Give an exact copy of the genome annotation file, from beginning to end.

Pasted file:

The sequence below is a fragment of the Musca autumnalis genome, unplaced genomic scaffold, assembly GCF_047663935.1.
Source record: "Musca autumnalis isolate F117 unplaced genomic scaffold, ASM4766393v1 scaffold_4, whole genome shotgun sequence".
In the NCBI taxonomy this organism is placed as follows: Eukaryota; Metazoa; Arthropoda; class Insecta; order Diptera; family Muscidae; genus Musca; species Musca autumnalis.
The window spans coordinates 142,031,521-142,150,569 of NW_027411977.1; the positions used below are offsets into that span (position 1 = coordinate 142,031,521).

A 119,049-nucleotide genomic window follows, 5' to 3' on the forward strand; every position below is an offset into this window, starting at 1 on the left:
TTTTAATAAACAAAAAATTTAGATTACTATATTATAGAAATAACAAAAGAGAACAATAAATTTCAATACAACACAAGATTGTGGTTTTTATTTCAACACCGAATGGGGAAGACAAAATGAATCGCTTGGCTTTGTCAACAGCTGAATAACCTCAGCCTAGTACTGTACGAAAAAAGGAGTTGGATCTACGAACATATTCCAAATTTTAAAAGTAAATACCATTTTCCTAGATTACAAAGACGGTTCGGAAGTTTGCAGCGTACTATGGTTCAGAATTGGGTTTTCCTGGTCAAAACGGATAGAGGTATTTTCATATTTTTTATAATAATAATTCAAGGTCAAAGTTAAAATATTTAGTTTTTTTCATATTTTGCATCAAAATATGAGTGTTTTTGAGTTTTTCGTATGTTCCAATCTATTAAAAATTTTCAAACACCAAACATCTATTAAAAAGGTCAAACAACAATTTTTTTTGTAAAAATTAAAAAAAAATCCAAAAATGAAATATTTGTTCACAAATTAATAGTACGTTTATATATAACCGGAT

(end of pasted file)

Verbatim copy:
The sequence below is a fragment of the Musca autumnalis genome, unplaced genomic scaffold, assembly GCF_047663935.1.
Source record: "Musca autumnalis isolate F117 unplaced genomic scaffold, ASM4766393v1 scaffold_4, whole genome shotgun sequence".
In the NCBI taxonomy this organism is placed as follows: Eukaryota; Metazoa; Arthropoda; class Insecta; order Diptera; family Muscidae; genus Musca; species Musca autumnalis.
The window spans coordinates 142,031,521-142,150,569 of NW_027411977.1; the positions used below are offsets into that span (position 1 = coordinate 142,031,521).

A 119,049-nucleotide genomic window follows, 5' to 3' on the forward strand; every position below is an offset into this window, starting at 1 on the left:
TTTTAATAAACAAAAAATTTAGATTACTATATTATAGAAATAACAAAAGAGAACAATAAATTTCAATACAACACAAGATTGTGGTTTTTATTTCAACACCGAATGGGGAAGACAAAATGAATCGCTTGGCTTTGTCAACAGCTGAATAACCTCAGCCTAGTACTGTACGAAAAAAGGAGTTGGATCTACGAACATATTCCAAATTTTAAAAGTAAATACCATTTTCCTAGATTACAAAGACGGTTCGGAAGTTTGCAGCGTACTATGGTTCAGAATTGGGTTTTCCTGGTCAAAACGGATAGAGGTATTTTCATATTTTTTATAATAATAATTCAAGGTCAAAGTTAAAATATTTAGTTTTTTTCATATTTTGCATCAAAATATGAGTGTTTTTGAGTTTTTCGTATGTTCCAATCTATTAAAAATTTTCAAACACCAAACATCTATTAAAAAGGTCAAACAACAATTTTTTTTGTAAAAATTAAAAAAAAATCCAAAAATGAAATATTTGTTCACAAATTAATAGTACGTTTATATATAACCGGAT